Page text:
Today I’m joining with other women to honor my mom through the 1000 Moms Project.
The 1000 Moms Project is about 1000 people standing up and thanking their mom publicly (what mom doesn’t want a gift like this for Mother’s Day?) – and the act of honoring your mothers will be matched by funding a Maternity/Child Survival Program in Haiti for a whole year.
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Now to my story and my thanks to mom.
As I’ve shared portions of my memoir writing with you, my focus has been on the difficulties of living with an emotionally and verbally abusive parent, my mom. She’s seen here walking in downtown Nashville carrying me in her arms. You can see by the expression on her face that she’s a determined woman (she’s on the right of the photo).
Late in Mom’s life, I learned a great deal about her childhood. This wasn’t learned from her but through conversations with a friend as we talked about the why of Mom’s treatment of her children. Eventually, I moved Mom to Oregon to care for her in the last 10 months of her life.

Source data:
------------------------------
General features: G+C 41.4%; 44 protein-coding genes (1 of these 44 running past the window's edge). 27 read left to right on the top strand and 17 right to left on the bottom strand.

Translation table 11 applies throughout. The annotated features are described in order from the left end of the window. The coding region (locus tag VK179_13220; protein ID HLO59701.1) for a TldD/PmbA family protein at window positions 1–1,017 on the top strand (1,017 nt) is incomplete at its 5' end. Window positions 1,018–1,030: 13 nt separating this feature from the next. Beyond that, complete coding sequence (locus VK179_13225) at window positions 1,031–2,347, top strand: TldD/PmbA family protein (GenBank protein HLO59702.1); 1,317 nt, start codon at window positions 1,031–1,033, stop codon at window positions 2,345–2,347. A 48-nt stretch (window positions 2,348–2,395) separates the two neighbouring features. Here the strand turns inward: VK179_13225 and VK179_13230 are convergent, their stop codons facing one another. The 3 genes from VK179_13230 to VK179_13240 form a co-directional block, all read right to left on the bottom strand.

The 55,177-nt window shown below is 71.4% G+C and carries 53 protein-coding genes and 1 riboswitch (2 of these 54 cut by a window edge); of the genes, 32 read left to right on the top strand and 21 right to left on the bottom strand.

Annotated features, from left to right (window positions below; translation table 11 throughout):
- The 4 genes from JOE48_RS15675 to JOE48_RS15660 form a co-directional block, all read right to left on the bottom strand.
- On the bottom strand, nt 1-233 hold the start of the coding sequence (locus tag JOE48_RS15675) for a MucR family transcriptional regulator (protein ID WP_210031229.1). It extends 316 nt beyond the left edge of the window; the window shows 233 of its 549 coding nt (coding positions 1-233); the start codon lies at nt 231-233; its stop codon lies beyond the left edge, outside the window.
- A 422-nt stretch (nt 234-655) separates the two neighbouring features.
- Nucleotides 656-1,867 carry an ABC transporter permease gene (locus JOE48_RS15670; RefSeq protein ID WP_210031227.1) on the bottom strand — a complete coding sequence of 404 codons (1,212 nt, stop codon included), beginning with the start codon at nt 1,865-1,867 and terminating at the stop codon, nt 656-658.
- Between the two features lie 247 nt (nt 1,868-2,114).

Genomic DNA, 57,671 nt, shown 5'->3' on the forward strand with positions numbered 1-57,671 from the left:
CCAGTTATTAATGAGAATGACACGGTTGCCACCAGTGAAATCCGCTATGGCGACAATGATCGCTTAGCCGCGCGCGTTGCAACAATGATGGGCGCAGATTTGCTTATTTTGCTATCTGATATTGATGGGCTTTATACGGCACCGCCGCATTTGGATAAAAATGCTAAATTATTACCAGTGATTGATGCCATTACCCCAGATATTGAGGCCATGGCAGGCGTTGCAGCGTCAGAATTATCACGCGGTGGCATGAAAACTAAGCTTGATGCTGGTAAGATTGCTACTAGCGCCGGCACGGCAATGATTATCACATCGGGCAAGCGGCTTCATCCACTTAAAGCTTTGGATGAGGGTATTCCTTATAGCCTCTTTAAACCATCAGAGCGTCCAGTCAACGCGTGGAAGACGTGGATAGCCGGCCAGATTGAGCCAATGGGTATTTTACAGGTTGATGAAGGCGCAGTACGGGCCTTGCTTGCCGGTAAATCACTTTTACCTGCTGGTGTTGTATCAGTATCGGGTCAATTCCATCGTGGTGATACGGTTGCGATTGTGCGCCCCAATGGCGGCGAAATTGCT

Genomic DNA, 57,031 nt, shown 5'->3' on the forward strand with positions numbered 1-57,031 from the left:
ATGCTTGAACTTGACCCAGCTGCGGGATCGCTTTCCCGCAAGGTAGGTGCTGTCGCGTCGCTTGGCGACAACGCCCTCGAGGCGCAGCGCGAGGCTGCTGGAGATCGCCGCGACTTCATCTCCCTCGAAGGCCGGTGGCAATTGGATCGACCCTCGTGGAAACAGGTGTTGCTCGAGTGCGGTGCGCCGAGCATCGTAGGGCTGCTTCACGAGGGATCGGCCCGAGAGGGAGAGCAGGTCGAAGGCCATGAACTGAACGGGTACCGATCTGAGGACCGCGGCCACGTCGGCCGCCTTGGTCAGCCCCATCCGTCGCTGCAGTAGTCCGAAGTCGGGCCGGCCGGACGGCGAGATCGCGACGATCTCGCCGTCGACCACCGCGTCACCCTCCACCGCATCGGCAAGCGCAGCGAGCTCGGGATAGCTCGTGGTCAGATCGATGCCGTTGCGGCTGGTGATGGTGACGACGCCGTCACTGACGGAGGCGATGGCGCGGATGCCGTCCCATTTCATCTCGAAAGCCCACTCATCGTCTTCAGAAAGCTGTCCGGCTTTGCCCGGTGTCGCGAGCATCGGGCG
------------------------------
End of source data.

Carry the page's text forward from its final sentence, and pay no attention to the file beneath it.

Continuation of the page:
During that time, I was able to forgive her and understand why my memories from early childhood to age 57 were what they were.
But what I want to share with you today is that despite those difficulties, every day in Mom’s life reflected her strong, unwavering faith in God. Mom left each of us, my two brothers and me, with no questions in our hearts or minds about her beliefs or her faith walk. Her Bible was always visible, her daily devotions always open to the current date, her participation in her church and volunteerism in her community always active.
One curious thing we learned as adults was the level to which her volunteerism went. When we were notified that Mom had been selected as one of the ten finalists for the Volunteer of the Year Award for the State of Tennessee, we were stunned! The article and notification cited 40 plus years of volunteering. When did she do this? Where did she do this? Why didn’t we know? Rooted in her faith was the essence of humility when giving back and ministering to others. We were taught not to brag about what we did, and so she set that example.
Here’s a more recent photo of Mom with my nephew, Kevin, at the awards luncheon. Although Mom didn’t win top prize, she was honored to have been included and enjoyed this particular day to the ultimate.
Mom died October 3, 2001. At that time, I wasn’t totally aware of the impact of her gifts of goodness. That too will be shared in my memoir but today I come here to just say,
Thanks, Mom, for all you shared about your faith. I’ve been made stronger because of your example.